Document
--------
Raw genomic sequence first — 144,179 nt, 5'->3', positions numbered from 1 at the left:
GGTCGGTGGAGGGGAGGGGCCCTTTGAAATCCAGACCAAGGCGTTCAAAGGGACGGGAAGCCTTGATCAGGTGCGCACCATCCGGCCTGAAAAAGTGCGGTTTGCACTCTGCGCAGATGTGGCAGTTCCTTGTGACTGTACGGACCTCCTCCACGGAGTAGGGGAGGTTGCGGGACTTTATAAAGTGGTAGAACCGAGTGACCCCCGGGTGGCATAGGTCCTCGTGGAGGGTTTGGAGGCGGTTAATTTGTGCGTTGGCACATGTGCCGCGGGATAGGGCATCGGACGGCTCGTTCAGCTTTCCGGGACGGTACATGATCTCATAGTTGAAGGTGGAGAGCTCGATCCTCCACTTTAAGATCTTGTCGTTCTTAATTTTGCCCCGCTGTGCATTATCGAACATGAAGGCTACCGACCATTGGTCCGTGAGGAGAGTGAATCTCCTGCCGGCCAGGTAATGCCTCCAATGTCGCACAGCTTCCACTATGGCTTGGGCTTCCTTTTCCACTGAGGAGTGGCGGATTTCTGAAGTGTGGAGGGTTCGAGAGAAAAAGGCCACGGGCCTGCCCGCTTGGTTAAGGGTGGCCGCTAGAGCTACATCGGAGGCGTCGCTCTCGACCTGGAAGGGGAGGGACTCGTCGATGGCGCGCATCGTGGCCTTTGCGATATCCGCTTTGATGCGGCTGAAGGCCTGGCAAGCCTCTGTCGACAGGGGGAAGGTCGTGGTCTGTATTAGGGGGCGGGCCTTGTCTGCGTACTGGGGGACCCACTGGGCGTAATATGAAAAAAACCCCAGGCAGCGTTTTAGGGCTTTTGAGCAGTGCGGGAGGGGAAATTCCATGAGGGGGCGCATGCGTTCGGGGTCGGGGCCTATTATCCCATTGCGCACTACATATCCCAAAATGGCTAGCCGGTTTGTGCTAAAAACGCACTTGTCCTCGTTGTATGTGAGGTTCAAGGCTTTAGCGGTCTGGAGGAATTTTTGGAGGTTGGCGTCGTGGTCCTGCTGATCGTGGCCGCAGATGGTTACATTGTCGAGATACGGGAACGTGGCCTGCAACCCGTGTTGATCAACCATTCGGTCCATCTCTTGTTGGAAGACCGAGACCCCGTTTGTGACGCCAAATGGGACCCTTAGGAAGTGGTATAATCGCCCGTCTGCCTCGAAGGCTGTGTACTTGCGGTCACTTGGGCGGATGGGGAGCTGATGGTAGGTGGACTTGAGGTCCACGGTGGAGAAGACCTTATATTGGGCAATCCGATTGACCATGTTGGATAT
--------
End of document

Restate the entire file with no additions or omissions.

Raw genomic sequence first — 144,179 nt, 5'->3', positions numbered from 1 at the left:
GGTCGGTGGAGGGGAGGGGCCCTTTGAAATCCAGACCAAGGCGTTCAAAGGGACGGGAAGCCTTGATCAGGTGCGCACCATCCGGCCTGAAAAAGTGCGGTTTGCACTCTGCGCAGATGTGGCAGTTCCTTGTGACTGTACGGACCTCCTCCACGGAGTAGGGGAGGTTGCGGGACTTTATAAAGTGGTAGAACCGAGTGACCCCCGGGTGGCATAGGTCCTCGTGGAGGGTTTGGAGGCGGTTAATTTGTGCGTTGGCACATGTGCCGCGGGATAGGGCATCGGACGGCTCGTTCAGCTTTCCGGGACGGTACATGATCTCATAGTTGAAGGTGGAGAGCTCGATCCTCCACTTTAAGATCTTGTCGTTCTTAATTTTGCCCCGCTGTGCATTATCGAACATGAAGGCTACCGACCATTGGTCCGTGAGGAGAGTGAATCTCCTGCCGGCCAGGTAATGCCTCCAATGTCGCACAGCTTCCACTATGGCTTGGGCTTCCTTTTCCACTGAGGAGTGGCGGATTTCTGAAGTGTGGAGGGTTCGAGAGAAAAAGGCCACGGGCCTGCCCGCTTGGTTAAGGGTGGCCGCTAGAGCTACATCGGAGGCGTCGCTCTCGACCTGGAAGGGGAGGGACTCGTCGATGGCGCGCATCGTGGCCTTTGCGATATCCGCTTTGATGCGGCTGAAGGCCTGGCAAGCCTCTGTCGACAGGGGGAAGGTCGTGGTCTGTATTAGGGGGCGGGCCTTGTCTGCGTACTGGGGGACCCACTGGGCGTAATATGAAAAAAACCCCAGGCAGCGTTTTAGGGCTTTTGAGCAGTGCGGGAGGGGAAATTCCATGAGGGGGCGCATGCGTTCGGGGTCGGGGCCTATTATCCCATTGCGCACTACATATCCCAAAATGGCTAGCCGGTTTGTGCTAAAAACGCACTTGTCCTCGTTGTATGTGAGGTTCAAGGCTTTAGCGGTCTGGAGGAATTTTTGGAGGTTGGCGTCGTGGTCCTGCTGATCGTGGCCGCAGATGGTTACATTGTCGAGATACGGGAACGTGGCCTGCAACCCGTGTTGATCAACCATTCGGTCCATCTCTTGTTGGAAGACCGAGACCCCGTTTGTGACGCCAAATGGGACCCTTAGGAAGTGGTATAATCGCCCGTCTGCCTCGAAGGCTGTGTACTTGCGGTCACTTGGGCGGATGGGGAGCTGATGGTAGGTGGACTTGAGGTCCACGGTGGAGAAGACCTTATATTGGGCAATCCGATTGACCATGTTGGATAT